10 U.S. Jobs That Are Disappearing Fast

Finding a job is tough under any circumstances, but it’s harder for those in fields that are slowly slipping away.

Governing Magazine studied recently reviewed Labor Department Occupational Employment Statistics data for all occupations, and created a list showing which occupations declined the most over the past decade.

Some of them won’t be a surprise — the automation of certain tasks means there is less need for file clerk and data entry jobs, for example. And anyone who has monitored the drop in postal mail would expect there to be fewer mail-sorting jobs.

But others may surprise you. Read on for the top 10 jobs that are disappearing fastest, beginning with No. 10.

10. Telecommunications line installers and repairers

Job decline over the past decade: 30%

The late country singer Glen Campbell had a 1968 hit with “Wichita Lineman,” a moody tune about the lonely life of a telephone-company line worker. But while the Wichita Lineman may still be on the line — as the lyrics defiantly state — there are fewer telecommunications line installers and repairers these days.

Governing reports that there are now 50,000 fewer workers in this job than there were a decade ago. There’s simply less need for these workers, as more Americans have opted to cut the cord on cable or phone service, Governing notes.

9. Installation, maintenance and repair worker helpers

The title of this job can be confusing. First, there are installation, maintenance and repair workers, who toil at everything from car repair to jobs in the building equipment trade. These workers assist those employees, such as by holding and supplying tools, according to the O*NET OnLine website, which is an application the U.S. Department of Labor developed for the public.

According to Governing, 51% of such workers have a high school diploma or equivalent, although 28% don’t have a diploma. So, it’s a fairly easy field to enter. But you might want to think twice — and stay in school — because the field has lost 30% of the jobs it had a decade ago.

8. Production worker helpers

These employees help production workers, who toil at everything from food processing to machinist duties. The helpers fill low-level jobs and perform tasks that don’t often require a lot of training.

For example, they may clean work areas or equipment, or hold materials or tools for the workers they are helping. According to the O*NET OnLine, they’re likely to wear protective equipment, to work in areas with distractingly loud noise levels, and to spend time making repetitive motions.

Governing reports that about 350,000 employees nationally do these jobs. But it’s also a segment that’s on the decline, dropping 30% over the decade.

7. Chief executives

It’s tough to go a day without seeing a chief executive in the news for something — good or bad. So, it may seem surprising that these jobs are down.

However, Governing reports that when looking at all organizations and industries, there are now 106,000 fewer chief executives than there were a decade ago.

6. Order clerks

Ever been tempted to buy anything from the Home Shopping Network? If you’ve done so, you’ve supported the career of an order clerk. Those are the workers who receive and process your order, keep you informed as it’s handled, and address any complaints.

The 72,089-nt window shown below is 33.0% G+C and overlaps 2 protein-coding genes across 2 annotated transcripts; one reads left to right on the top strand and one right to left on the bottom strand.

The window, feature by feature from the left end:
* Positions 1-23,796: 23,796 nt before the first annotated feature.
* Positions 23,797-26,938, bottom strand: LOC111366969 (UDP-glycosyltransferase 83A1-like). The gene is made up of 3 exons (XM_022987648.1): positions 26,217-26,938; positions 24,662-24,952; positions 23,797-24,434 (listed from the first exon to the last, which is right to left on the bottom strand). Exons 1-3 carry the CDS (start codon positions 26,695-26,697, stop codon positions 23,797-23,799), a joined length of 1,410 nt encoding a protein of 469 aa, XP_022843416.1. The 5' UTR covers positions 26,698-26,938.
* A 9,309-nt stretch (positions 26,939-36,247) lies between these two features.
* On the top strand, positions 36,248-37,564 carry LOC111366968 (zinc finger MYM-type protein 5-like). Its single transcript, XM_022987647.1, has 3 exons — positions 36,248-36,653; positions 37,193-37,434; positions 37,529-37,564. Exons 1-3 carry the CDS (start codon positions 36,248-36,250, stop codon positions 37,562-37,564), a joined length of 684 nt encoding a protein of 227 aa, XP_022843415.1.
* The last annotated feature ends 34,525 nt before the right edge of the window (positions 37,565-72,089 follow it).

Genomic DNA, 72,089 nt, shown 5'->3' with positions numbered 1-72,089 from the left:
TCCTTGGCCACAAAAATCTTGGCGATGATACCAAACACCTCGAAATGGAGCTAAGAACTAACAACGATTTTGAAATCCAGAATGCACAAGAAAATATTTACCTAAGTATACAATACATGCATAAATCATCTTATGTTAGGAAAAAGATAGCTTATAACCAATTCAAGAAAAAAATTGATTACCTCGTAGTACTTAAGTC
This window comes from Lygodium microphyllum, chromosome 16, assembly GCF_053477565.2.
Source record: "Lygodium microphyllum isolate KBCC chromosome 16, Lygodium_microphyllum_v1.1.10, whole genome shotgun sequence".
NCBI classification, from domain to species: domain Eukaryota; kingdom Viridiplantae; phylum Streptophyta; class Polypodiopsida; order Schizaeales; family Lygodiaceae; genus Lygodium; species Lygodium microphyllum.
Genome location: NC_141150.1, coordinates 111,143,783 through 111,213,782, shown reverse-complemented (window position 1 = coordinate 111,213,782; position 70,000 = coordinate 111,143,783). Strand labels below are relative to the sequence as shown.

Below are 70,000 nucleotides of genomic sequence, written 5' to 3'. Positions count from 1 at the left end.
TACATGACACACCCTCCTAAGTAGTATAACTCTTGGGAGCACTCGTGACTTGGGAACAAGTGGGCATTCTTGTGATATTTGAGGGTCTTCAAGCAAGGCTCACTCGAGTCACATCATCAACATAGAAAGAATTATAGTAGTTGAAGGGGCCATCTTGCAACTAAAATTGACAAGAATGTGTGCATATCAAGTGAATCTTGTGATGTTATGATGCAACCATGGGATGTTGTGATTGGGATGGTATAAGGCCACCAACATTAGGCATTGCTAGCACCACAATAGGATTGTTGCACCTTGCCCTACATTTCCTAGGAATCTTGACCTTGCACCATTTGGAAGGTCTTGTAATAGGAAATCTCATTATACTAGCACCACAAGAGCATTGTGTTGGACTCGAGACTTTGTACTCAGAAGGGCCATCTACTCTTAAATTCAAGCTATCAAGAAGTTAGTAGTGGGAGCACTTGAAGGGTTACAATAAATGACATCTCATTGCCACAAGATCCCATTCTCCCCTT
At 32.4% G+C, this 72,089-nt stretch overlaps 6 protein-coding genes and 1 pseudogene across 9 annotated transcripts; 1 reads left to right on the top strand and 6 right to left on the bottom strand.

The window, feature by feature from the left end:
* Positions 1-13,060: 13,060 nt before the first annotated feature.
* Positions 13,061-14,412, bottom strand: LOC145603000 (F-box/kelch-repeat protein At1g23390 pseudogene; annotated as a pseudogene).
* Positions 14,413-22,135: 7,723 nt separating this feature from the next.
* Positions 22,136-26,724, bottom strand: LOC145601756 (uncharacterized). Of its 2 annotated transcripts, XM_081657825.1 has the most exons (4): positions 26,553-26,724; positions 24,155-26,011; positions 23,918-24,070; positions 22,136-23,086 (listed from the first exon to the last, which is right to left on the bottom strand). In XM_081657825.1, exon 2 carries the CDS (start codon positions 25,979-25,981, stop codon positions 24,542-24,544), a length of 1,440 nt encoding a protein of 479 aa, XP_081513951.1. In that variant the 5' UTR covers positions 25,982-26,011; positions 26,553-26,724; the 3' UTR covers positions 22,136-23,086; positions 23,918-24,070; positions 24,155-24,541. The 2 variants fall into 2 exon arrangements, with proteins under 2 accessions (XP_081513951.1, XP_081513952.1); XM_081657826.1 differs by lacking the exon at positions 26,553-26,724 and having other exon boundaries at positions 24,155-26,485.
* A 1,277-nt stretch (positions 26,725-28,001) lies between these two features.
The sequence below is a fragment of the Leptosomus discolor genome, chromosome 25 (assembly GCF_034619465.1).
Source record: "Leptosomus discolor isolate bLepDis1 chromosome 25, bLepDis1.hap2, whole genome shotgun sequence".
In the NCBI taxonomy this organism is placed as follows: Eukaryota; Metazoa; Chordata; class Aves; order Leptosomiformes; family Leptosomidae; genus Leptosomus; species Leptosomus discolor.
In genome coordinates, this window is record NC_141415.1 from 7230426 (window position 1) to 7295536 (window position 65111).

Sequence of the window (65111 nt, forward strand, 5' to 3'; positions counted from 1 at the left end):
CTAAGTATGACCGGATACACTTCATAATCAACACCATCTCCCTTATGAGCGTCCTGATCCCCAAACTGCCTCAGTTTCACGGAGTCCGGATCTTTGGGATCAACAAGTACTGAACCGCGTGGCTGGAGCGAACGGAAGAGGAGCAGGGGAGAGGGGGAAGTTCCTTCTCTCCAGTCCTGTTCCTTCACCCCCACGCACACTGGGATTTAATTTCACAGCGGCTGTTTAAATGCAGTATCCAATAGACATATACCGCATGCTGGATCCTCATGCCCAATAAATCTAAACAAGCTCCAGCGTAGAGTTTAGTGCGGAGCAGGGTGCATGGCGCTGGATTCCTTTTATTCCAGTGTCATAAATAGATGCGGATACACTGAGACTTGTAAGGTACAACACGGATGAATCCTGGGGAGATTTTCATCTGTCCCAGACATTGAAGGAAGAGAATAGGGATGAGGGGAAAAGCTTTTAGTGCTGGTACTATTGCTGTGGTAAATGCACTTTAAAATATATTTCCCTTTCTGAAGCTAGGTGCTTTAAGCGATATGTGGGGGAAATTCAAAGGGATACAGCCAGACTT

Order clerk is a position in decline thanks to automation and the rise of e-commerce. In short, computers are now taking those orders and sending them on their way. Just 159,000 order clerks were employed in 2018, down from nearly 250,000 a decade ago.

5. Data entry keyers

Data entry workers type information into computers, but they also may be asked to verify the data as well as prepare it for printing. Governing notes that while there are still 175,000 jobs classified under this heading nationwide, both this occupation and a related job classification — word processors and typists — are shrinking.

4. Bill and account collectors

The job of a debt collector was never easy, but it’s become even harder in recent years. Online billing and phone payment systems have cut into this field.

Elle Gusman, the founder of a Minnesota-based company in this area of work called Direct Recovery Services, recently told The Washington Post that millennials especially like to pay bills online — and often receive automated reminders that they need to do so.

3. Postal Service mail sorters, processors and machine operators

Much of what Americans once received via printed mail has shifted to electronic distribution, from online bill pay to party invitations.

As a result, over the past 10 years, the number of jobs for mail sorters, processors and machine operators dropped by more than 82,000. Distribution facilities have suffered the most.

2. File clerks

Just 110,000 file clerks were employed nationwide last year, Governing reports, a decline of nearly half from 10 years ago.

You’ll understand why if you’ve received a note from a doctor’s office lately urging you to sign up for their electronic records portal. As everything from schools to stores become more and more automated, records are shifting from paper to electronic.

1. Telemarketers

Cuts in the telemarketing area were the steepest of any larger occupation reviewed over the decade, Governing reports.

It’s easy to see why. Since 2003, Americans have been able to sign up for the Do Not Call Registry, blocking telemarketers from calling them. And smartphones that show who is calling make it easy for those being called to simply not answer unfamiliar numbers.

Wow, the job climate is changing quickly and our young people who are in school had better stay there and get a quality education. A mind is a terrible thing to waste??

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